A key challenge for intracellular access is to overcome the physical barrier of the outer membrane of cells without losing cellular functions4. Such research efforts have been classified as follows: (1) carrier-based delivery using viral vectors5, vesicles6, and nanocarriers including lipids7 and inorganic materials8 and (2) membrane-disruption delivery via mechanical9,10, electrical11, thermal12, and optical13 means. Each of these methods has specific advantages and disadvantages in terms of efficiency, invasiveness, safety, dosage control, and cost4. Alternatively, direct delivery using a solid nanoconduit is a noteworthy technique to deliver/extract molecules into/from living cells14. Carbon nanotube-15 and glass nanopipette-based endoscopes16 have also provided methods for minimally invasive insertion into cells, and controlled the flow of delivery and extraction of Ca2+17, proteins2, and mRNAs18. Examples of this using many nanomaterials have been reported, including vertical Si nanowires19, Si nanopillars20, Si3N411,21, and Au nanoelectrode9. Moreover, aluminum nanostraws14, which are arranged in a polycarbonate membrane, have been used as a powerful tool for delivering therapeutic DNA22 or drugs23 with improved transfection efficiency. However, even with the use of specific nanomaterials, molecular delivery into cells is difficult to control; therefore, this approach has been combined with other techniques such as electroporation24, optical stimulation25, and microfluidics14. In addition to these recent efforts focusing on molecular delivery using specific nanomaterials combination methods, we have developed a method of mechanical Au nanostraw membrane stamping with a height-adjustable stage controller (Fig. 1). Here, we investigate the optimal diameter and length of such Au nanostraws to penetrate and inject molecules into cells, and also evaluate the rate of delivery into adhesive cells and cellular viability. Furthermore we demonstrate the delivery using two types of molecules (small molecule: calcein dye (622.55 MW) and large molecule: fluorescein (FAM) labeled oligo DNA (6603.51 MW)) into two types of adhesive cells (NIH3T3 fibroblast and HeLa cancer cells) with high efficiency and viability. This is a simple and novel method compared with prior works using aluminum nanostraws26, Si27 and carbon nanotube28 nanomaterials that allows for direct molecular delivery through the nanostraws inserted mechanically into the cellular membrane.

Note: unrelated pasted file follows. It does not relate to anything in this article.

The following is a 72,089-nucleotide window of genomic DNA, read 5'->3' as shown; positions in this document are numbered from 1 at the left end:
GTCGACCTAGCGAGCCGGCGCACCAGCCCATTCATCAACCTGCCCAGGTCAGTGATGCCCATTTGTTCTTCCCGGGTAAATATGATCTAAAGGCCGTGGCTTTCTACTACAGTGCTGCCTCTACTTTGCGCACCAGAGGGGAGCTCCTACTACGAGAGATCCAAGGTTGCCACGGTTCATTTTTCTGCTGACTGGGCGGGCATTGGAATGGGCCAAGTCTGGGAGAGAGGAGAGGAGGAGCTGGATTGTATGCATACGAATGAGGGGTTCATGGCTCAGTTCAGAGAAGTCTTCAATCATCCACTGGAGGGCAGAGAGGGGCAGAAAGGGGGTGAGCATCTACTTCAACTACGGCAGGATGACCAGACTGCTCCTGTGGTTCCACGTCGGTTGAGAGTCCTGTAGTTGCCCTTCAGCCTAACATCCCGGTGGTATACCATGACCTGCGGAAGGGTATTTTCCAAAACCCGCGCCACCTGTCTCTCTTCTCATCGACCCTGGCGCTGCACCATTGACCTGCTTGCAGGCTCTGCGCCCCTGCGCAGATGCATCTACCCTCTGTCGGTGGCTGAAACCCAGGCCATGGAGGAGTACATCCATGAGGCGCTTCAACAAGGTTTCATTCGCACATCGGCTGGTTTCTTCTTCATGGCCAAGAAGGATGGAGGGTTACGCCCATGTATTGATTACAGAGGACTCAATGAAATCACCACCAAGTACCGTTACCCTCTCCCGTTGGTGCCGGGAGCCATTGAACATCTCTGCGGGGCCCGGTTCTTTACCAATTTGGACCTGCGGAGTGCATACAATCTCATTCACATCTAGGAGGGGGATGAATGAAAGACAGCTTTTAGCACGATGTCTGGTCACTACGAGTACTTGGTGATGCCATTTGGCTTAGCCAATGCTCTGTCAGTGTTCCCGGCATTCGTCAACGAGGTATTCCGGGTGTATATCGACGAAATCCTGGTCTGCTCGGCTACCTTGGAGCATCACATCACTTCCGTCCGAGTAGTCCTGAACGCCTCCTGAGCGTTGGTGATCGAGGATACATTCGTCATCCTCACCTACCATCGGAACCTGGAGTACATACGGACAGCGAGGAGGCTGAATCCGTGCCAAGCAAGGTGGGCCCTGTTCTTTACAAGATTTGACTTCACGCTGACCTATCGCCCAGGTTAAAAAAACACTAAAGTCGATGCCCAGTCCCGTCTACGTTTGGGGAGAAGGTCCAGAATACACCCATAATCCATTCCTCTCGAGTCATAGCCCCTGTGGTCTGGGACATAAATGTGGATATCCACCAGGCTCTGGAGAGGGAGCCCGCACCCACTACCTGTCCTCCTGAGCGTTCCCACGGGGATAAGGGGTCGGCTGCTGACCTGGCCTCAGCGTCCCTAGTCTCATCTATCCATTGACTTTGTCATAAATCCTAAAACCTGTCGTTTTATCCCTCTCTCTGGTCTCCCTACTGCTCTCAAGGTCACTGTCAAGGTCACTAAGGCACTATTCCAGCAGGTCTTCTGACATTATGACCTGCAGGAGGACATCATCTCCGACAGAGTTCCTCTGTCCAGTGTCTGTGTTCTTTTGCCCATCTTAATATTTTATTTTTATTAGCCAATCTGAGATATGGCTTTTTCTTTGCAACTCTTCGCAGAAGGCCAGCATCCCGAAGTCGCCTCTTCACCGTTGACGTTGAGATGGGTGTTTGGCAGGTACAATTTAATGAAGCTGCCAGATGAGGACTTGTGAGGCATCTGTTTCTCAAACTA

Figure 1